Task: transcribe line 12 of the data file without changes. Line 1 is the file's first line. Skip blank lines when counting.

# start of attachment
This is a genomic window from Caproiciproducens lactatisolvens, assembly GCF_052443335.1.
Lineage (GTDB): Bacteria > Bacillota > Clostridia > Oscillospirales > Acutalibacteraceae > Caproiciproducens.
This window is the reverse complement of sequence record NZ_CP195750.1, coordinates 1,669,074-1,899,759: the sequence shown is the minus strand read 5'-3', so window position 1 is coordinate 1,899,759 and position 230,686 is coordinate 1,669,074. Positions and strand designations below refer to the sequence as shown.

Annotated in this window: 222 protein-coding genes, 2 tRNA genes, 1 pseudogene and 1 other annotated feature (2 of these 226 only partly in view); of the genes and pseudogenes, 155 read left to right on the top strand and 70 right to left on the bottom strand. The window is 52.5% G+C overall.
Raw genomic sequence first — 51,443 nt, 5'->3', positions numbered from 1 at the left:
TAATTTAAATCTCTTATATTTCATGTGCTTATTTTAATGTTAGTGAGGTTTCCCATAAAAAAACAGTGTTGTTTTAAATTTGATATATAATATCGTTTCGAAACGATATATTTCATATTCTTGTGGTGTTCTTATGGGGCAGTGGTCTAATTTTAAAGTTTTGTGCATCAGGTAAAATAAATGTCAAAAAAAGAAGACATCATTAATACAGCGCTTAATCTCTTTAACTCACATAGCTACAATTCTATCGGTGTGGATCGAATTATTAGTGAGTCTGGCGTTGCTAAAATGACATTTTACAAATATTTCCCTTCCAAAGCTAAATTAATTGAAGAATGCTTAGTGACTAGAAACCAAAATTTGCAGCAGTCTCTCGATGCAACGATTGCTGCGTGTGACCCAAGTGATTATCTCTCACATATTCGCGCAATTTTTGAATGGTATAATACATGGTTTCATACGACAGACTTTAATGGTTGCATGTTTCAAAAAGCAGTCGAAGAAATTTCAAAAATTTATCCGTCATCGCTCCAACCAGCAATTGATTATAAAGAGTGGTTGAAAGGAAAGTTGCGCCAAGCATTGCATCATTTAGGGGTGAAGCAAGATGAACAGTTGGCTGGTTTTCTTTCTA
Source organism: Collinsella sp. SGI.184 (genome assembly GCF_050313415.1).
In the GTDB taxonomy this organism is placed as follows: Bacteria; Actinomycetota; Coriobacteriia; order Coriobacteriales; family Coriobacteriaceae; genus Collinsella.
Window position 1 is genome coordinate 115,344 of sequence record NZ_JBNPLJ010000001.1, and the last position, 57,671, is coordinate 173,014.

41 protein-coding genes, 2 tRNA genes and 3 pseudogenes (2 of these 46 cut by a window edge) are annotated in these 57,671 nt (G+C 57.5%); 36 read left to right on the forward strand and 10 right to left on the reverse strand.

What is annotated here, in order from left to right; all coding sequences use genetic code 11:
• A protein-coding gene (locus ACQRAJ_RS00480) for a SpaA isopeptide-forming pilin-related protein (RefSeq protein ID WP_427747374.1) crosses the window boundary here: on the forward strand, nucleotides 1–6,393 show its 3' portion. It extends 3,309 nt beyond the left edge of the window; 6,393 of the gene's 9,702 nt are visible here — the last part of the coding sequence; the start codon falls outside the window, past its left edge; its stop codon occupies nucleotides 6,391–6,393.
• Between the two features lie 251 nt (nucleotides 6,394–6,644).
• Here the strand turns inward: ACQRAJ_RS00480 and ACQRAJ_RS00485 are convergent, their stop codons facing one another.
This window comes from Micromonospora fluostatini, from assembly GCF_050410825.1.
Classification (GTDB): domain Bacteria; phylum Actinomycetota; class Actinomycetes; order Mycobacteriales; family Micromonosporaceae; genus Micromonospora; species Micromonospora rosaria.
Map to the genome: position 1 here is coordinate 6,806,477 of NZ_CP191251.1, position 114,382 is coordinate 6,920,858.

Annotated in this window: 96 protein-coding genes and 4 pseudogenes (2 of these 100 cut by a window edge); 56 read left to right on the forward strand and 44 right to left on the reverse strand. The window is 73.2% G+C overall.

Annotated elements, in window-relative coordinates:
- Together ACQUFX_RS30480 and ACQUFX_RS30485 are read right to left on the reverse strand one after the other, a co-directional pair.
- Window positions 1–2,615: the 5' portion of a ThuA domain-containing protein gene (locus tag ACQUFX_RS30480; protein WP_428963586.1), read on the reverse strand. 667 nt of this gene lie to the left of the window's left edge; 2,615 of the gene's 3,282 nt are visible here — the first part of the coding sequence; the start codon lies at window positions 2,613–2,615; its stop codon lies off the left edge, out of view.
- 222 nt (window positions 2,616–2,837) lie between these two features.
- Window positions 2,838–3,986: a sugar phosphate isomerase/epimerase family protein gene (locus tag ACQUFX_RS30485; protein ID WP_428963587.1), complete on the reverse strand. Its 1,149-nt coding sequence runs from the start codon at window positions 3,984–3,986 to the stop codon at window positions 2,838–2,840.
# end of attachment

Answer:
• A protein-coding gene (locus ACQRAJ_RS00480) for a SpaA isopeptide-forming pilin-related protein (RefSeq protein ID WP_427747374.1) crosses the window boundary here: on the forward strand, nucleotides 1–6,393 show its 3' portion. It extends 3,309 nt beyond the left edge of the window; 6,393 of the gene's 9,702 nt are visible here — the last part of the coding sequence; the start codon falls outside the window, past its left edge; its stop codon occupies nucleotides 6,391–6,393.